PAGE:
Funding tightens for trooper raises (Woodward News)

By Janelle Stecklein

OKLAHOMA CITY — Two years after troopers got hefty raises, the state can no longer afford them and is considering furloughs and other cuts to make ends meet in the Department of Public Safety.

The plight of troopers now concerned about whether their raises will stand up is feeding doubts about plans to give an even more expensive boost to the state’s 44,000 public school teachers.

Some local school leaders cringe at the thought of scrambling to pay for those increases.

“There is considerable concern that they would be on the hook to pay for teacher pay raises due to the uncertainty of our state budget,” said Shawn Hime, executive director of the Oklahoma State School Boards Association.

“We’ve had a number of years where we’ve continued to make cuts to meet our budget shortfalls. We sure don’t have any other places to cut,” he said.

Still, Gov. Mary Fallin has said she wants to call lawmakers back to session later this year to hand out $5,000 raises to each of the state’s teachers at a cost of $300 million.

Lawmakers ordering up $5,000 raises wouldn’t necessarily have to find money to fund them, said Hime, but instead could leave the burden to school districts.

Cash-strapped school leaders, in turn, could be faced with layoffs, program cuts and larger class sizes to cover the cost.

The dynamic is playing out on a smaller scale within the Department of Public Safety.

Lawmakers dialed up raises of about 21 percent for troopers three years ago at a cost of about $9.2 million.

Now the department is dipping into its operating funds to cover about half the cost of the raises.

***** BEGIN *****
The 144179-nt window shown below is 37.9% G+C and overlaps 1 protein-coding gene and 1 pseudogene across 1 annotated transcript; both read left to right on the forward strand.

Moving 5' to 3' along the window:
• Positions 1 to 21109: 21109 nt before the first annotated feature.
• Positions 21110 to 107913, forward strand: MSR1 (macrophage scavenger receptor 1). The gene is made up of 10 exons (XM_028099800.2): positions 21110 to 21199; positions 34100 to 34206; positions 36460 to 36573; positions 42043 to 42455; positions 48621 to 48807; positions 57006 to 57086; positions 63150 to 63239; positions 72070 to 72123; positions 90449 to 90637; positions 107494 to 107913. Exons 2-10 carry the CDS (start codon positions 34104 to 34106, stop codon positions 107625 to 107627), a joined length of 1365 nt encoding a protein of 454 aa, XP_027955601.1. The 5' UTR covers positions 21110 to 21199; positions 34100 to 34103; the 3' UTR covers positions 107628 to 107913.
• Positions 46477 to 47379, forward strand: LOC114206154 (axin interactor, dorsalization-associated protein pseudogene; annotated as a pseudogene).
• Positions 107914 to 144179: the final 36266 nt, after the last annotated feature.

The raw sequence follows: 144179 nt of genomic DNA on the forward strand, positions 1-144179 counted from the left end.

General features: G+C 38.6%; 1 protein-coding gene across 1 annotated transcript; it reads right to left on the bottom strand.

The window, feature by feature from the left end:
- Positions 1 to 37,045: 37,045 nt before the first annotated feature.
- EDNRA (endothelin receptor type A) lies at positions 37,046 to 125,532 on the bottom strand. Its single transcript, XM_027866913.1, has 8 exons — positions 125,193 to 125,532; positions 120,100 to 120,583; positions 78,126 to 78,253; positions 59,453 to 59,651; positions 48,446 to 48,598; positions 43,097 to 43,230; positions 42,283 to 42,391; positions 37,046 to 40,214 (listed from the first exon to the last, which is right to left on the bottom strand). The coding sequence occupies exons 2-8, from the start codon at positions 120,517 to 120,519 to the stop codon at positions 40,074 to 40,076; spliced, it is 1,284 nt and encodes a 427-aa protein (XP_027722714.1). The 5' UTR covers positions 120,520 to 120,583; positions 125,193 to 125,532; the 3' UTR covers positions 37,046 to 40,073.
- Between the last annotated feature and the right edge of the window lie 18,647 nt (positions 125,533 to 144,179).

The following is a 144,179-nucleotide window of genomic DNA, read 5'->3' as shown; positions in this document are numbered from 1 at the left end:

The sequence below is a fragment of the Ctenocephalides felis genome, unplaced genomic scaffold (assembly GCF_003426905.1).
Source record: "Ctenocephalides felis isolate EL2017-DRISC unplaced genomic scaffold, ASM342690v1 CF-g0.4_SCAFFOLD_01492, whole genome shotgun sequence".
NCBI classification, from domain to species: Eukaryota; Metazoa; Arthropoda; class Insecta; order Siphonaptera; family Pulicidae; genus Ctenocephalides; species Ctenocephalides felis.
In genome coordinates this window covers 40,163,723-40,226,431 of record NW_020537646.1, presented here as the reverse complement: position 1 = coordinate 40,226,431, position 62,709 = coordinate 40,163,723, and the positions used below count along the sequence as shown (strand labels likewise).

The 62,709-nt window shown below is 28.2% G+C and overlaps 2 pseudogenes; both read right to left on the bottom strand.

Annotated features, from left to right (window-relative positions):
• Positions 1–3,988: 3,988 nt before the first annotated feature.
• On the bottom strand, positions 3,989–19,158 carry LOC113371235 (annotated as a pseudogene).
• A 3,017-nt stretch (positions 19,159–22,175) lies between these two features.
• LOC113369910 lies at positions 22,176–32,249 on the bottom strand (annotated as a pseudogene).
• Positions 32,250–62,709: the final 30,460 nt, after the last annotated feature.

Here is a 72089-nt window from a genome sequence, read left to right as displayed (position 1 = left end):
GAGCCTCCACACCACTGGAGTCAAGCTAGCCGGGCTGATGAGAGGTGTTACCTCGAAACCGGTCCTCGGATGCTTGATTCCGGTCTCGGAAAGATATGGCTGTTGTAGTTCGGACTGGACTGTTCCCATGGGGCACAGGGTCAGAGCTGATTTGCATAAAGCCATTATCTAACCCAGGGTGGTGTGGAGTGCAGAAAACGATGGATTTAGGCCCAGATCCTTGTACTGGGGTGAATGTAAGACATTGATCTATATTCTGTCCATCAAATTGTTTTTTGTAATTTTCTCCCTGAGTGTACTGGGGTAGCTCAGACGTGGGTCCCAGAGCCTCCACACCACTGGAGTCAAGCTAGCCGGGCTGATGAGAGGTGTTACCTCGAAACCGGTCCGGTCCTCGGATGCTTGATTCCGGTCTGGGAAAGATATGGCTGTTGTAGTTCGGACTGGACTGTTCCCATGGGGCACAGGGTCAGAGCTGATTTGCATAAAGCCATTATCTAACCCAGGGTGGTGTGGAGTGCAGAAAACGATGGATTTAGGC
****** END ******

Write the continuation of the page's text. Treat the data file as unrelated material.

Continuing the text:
Making matters worse, the agency’s $89 million budget was slashed 11.3 percent this year.

“In fairness, I believe they had every intention of fulfilling their obligations to doing this,” said Capt. Randy Rogers, the department’s legislative liaison.

“We’re to the point where we can’t make up the difference,” he said. “So we’re having to look at furloughs and other options — voluntary buyouts.”

Money is so tight, the department cancelled its trooper academy.

Trooper Keith Barenberg, president of the State Troopers Association, said its 800 members are increasingly concerned that their raises — just two years old — may be in jeopardy.

“I understand the shortfall the state had,” he said. “They were out of money, too. I feel for our administration trying to keep things running normal when they don’t have enough money.”

Still, he said, it would be nice if lawmakers can find a way to fund the commitments they’ve made. A starting trooper makes about $43,600 a year, up from $38,000 before the raises.

Barenberg said the state needs to be sure it can pay for teacher raises, too.

“If they can’t fully fund it next year, then why do it?” he said.

Educators hope their raises will be funded through a different source, said David Blatt, executive director of the Oklahoma Policy Institute.

Rather than backing Fallin’s plan, many teachers are looking to a question on November’s ballot that proposes raising the state sales tax by a penny to fund the $5,000 raises.

“They would rather move ahead with the initiative petition and trust that the voters will give them a permanently funded, dedicated-revenue pay increase, rather than taking this last-ditch effort,” he said.

Fallin has not said how she will pay for the teacher raises. The Legislature grappled with a $1.3 billion shortfall before adjourning in May, and most agencies saw budgets gutted.

Fallin’s spokesman, Michael McNutt, said she is still working on a plan but wants to assure school districts that funding will be “permanent with absolute certainty going forward.”

McNutt said Fallin’s office is also looking into the trooper raises and how they’re funded.

House Speaker Jeff Hickman, R-Fairview, said the Department of Public Safety may need to reconsider how it spends its money.

When lawmakers agreed to give troopers raises, he said, they were handled in the manner and at the level that the department requested.

“If they’re needing to rethink that, or if they can no longer afford that, then that’s a discussion they’re going to have to bring to the members who will be here next year,” he said. “And if they can’t afford the salaries that they requested, then legislators will have to revisit that issue.”

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